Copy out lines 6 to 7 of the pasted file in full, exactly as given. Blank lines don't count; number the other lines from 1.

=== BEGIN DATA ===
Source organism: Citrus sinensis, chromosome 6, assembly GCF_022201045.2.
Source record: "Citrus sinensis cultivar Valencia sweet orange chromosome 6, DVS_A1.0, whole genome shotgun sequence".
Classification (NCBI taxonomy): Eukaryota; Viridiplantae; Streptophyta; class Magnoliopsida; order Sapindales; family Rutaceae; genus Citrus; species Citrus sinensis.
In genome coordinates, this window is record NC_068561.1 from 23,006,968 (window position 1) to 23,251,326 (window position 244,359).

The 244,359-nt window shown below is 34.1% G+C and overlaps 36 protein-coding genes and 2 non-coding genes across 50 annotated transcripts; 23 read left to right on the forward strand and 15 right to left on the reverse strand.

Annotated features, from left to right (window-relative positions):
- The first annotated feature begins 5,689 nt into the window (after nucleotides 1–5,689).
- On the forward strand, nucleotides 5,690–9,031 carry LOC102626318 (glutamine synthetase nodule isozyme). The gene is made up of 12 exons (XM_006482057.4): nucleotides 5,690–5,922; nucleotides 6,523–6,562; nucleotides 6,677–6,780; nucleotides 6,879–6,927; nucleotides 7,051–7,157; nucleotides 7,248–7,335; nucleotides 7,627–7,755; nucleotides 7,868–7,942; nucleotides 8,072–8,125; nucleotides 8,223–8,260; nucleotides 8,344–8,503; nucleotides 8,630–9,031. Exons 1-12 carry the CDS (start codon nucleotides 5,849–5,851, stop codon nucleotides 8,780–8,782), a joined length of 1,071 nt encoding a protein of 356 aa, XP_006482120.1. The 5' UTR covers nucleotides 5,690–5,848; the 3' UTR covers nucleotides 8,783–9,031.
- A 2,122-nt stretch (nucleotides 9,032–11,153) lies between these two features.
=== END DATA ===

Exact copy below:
Annotated features, from left to right (window-relative positions):
- The first annotated feature begins 5,689 nt into the window (after nucleotides 1–5,689).